Energy Transfer Partners filed a federal lawsuit Tuesday against Greenpeace and other organizations, claiming they incited “rogue eco-terrorist groups” to spread false and misleading information about the Dakota Access Pipeline.
The lawsuit is filed in U.S. District Court for the District of North Dakota by attorneys who work for the same New York firm that represents President Donald Trump.
The lawsuit alleges that Greenpeace International, BankTrack, Earth First! and others conspired to inflict damage on the pipeline developer and advance their own agendas.
The complaint alleges the organizations incited, funded and facilitated crimes and acts of terrorism to fraudulently induce donations, interfere with pipeline construction and damage the pipeline developer’s business and financial relationships.
The 187-page complaint claims the actions, including incidents that occurred during the months-long protest in North Dakota, violated federal and state racketeering statutes and constituted defamation and tortious interference with business.
The lawsuit says Energy Transfer Partners lost at least $300 million due to the tactics, but maintains the full extent of damage can only be determined at trial. The company is seeking triple damages, which could approach $1 billion, as well as punitive damages.
Greenpeace USA general counsel Tom Wetterer said in a statement Tuesday the lawsuit is “not designed to seek justice, but to silence free speech through expensive, time-consuming litigation.”
Wetterer called the case a strategic lawsuit against public participation, or SLAPP. The same firm, Kasowitz, Benson & Torres, represented Resolute Forest Products in a similar lawsuit filed against Greenpeace last year.
“This has now become a pattern of harassment by corporate bullies, with Trump’s attorneys leading the way,” Wetterer said.
The complaint names several Greenpeace organizations as defendants, as well as environmental group Earth First! and BankTrack, an international nonprofit headquartered in The Netherlands.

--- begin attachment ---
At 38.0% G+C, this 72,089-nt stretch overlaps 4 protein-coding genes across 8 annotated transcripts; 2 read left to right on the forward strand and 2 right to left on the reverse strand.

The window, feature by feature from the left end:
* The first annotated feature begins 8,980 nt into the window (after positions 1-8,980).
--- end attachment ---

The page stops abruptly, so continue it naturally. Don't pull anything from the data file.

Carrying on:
BankTrack said in a statement it “vehemently rejects” the accusations.
“We consider it perfectly within our right and our stated mission to inform the general public on potential or actual negative social, environmental and human rights impacts of projects to be financed by private sector banks,” the statement said.
Earthjustice, the law firm that represents the Standing Rock Sioux Tribe in the lawsuit against the U.S. Army Corps of Engineers, is named as a member of a “criminal enterprise” but is not named as a defendant in the case.
Earthjustice President Trip Van Noppen said in a statement the firm’s role was to “ensure that the legitimate claims and rights of the tribe were heard in a court of law.”
“This complaint from Energy Transfer Partners is nothing more than an attack on all those who stood up for the tribe in this historic fight, packaged as a legal claim,” Van Noppen said.
Several other individuals and organizations, including the Sierra Club, 350.org, the Red Warrior Camp, the BOLD Alliance of Nebraska, also are named as members of the so-called criminal enterprise but are not named as defendants.
Attorney Michael Bowe from Kasowitz, Benson & Torres said additional defendants could be named as more facts are known.
The complaint alleges that members of the enterprise engaged in cyber attacks on the company, interfered with construction and vandalized company equipment, used torches to damage the pipeline and issued death threats to company executives. The lawsuit also says members of the enterprise used false claims to aggressively target banks financing Dakota Access.
Texas-based Energy Transfer Partners said in a news release it believes it has an obligation to its shareholders, partners, stakeholders and those affected by the protests to file the lawsuit.
Meanwhile, in the federal court case in Washington, D.C., U.S. District Judge James Boasberg could rule as early as September on whether the $3.8 billion pipeline should be shut down while additional environmental review is conducted.
In a June ruling, Boasberg ordered the Corps to do additional environmental analysis focused on how an oil spill under Lake Oahe would affect the Standing Rock Sioux Tribe. Native American tribes are arguing the pipeline should be shut down while that review is conducted.